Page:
The della Robbia Family Business
The della Robbia family is most famous for its terracotta sculptures. Their name became synonymous with this new technique of glazing earthenware and took it to new heights. The surname, Robbia, means Madder when translated into English. It is actually a herb used to naturally produce the colour red and was used for dying long before synthetic dyes were invented.
Luca della Robbia
Luca was born in Florence and is thought to have first trained as a goldsmith. He also dabbled in building sculptures, using stone and wood. He is, however, most famous for his terracotta sculptures that were created using a tin glaze. Many of his earlier works were fashioned using marble, however, this was a very expensive material to use. He was able to expand the family business when he invented terracotta.
He produced a number of decorative reliefs and altarpieces, almost until the day he died. One of the finest examples of his work was created in 1466. It is the enamelled terracotta ceiling that can be seen in the Chapel of the Cardinal of Portugal, San Miniato, Florence. There are also examples of his work in the National Gallery of Art and the Victoria and Albert Museum.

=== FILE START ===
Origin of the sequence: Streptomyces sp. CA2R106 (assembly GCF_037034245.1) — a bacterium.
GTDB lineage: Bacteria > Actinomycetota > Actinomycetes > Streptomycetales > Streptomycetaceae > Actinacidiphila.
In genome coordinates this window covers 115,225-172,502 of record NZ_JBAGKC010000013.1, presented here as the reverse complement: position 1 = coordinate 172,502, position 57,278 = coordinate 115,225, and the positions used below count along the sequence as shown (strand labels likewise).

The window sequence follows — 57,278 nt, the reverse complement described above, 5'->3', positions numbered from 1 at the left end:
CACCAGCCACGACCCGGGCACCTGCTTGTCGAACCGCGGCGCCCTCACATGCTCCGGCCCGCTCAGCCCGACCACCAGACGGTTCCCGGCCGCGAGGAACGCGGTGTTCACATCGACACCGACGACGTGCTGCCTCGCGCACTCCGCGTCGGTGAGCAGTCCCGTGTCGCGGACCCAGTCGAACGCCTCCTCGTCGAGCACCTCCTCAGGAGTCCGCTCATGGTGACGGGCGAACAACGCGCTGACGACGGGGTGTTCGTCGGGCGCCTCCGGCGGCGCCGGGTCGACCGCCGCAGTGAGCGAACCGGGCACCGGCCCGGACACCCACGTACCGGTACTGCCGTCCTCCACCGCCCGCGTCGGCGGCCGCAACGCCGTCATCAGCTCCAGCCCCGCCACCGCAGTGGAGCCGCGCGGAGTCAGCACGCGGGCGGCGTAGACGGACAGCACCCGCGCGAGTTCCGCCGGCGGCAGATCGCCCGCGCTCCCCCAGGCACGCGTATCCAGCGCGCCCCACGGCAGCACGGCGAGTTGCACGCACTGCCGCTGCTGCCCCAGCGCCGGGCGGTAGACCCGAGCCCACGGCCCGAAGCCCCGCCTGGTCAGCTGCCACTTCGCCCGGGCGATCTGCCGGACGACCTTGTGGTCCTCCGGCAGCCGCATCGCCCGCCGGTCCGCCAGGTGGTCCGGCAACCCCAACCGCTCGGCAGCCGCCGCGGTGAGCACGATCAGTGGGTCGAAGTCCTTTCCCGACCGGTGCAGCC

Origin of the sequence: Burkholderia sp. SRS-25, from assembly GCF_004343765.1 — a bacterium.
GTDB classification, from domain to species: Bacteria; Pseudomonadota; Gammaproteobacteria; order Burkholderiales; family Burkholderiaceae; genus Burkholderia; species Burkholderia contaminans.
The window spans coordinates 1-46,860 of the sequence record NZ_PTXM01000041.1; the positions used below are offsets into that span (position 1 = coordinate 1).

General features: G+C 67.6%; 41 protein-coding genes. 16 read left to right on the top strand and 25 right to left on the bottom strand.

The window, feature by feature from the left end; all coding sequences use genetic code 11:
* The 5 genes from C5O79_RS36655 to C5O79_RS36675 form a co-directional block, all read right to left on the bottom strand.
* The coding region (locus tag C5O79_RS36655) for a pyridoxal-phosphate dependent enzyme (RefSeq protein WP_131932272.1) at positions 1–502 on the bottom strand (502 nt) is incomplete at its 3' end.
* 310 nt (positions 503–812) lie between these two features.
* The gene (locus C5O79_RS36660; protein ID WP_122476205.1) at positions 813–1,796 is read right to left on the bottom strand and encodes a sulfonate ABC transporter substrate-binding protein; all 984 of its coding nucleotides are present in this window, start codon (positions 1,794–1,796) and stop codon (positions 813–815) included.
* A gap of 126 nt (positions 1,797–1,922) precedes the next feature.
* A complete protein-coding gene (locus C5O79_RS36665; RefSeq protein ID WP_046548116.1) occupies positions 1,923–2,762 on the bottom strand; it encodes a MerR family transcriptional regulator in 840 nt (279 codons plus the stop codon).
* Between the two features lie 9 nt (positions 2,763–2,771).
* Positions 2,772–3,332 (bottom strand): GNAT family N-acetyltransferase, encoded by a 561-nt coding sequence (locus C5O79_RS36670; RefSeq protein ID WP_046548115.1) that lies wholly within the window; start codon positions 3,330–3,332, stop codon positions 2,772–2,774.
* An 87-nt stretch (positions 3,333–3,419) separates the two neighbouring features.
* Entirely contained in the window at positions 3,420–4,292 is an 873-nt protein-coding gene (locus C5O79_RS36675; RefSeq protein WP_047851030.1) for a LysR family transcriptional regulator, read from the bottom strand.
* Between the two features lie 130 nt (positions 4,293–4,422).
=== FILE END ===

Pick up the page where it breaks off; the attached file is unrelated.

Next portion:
Andrea della Robbia
Andrea, Luca’s nephew, was also born in Florence. When he was old enough he became Luca’s pupil. Not only did he learn all about terracotta sculpture from his uncle, he also took his skills much further. He produced enamelled reliefs bigger than had been created before and extended its use to include friezes, and the construction of receptacles for washing hands, fountains and large structures that are placed behind or above altars or communion tables. His compositions were also more complex and used polychrome glazing rather than the blue and white his uncle preferred to use.
A series of medallions he created, that is made up of reliefs of the Infant Jesus against a blue background, can be seen outside the front of the foundling hospital in Florence. This is considered one of his most remarkable works. He created some spectacular terracotta sculptures that can be seen in many of Florence’s cultural buildings. For example, a relief over a door at Prato cathedral, another over a door in the Opera del Duomo and a bust over a door of Volterra Cathedral.